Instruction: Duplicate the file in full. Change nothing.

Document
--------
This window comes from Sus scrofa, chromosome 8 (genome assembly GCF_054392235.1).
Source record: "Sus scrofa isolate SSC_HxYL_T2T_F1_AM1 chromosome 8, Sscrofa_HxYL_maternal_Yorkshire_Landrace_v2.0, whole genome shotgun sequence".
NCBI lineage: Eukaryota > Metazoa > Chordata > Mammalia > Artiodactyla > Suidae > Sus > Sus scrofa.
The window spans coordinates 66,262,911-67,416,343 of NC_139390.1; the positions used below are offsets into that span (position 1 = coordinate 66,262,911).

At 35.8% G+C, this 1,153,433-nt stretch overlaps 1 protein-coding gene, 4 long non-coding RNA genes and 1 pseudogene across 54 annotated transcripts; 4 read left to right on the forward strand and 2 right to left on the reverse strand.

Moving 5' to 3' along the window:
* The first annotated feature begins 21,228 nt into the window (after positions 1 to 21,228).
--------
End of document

This window comes from Sus scrofa, chromosome 8 (genome assembly GCF_054392235.1).
Source record: "Sus scrofa isolate SSC_HxYL_T2T_F1_AM1 chromosome 8, Sscrofa_HxYL_maternal_Yorkshire_Landrace_v2.0, whole genome shotgun sequence".
NCBI lineage: Eukaryota > Metazoa > Chordata > Mammalia > Artiodactyla > Suidae > Sus > Sus scrofa.
The window spans coordinates 66,262,911-67,416,343 of NC_139390.1; the positions used below are offsets into that span (position 1 = coordinate 66,262,911).

At 35.8% G+C, this 1,153,433-nt stretch overlaps 1 protein-coding gene, 4 long non-coding RNA genes and 1 pseudogene across 54 annotated transcripts; 4 read left to right on the forward strand and 2 right to left on the reverse strand.

Moving 5' to 3' along the window:
* The first annotated feature begins 21,228 nt into the window (after positions 1 to 21,228).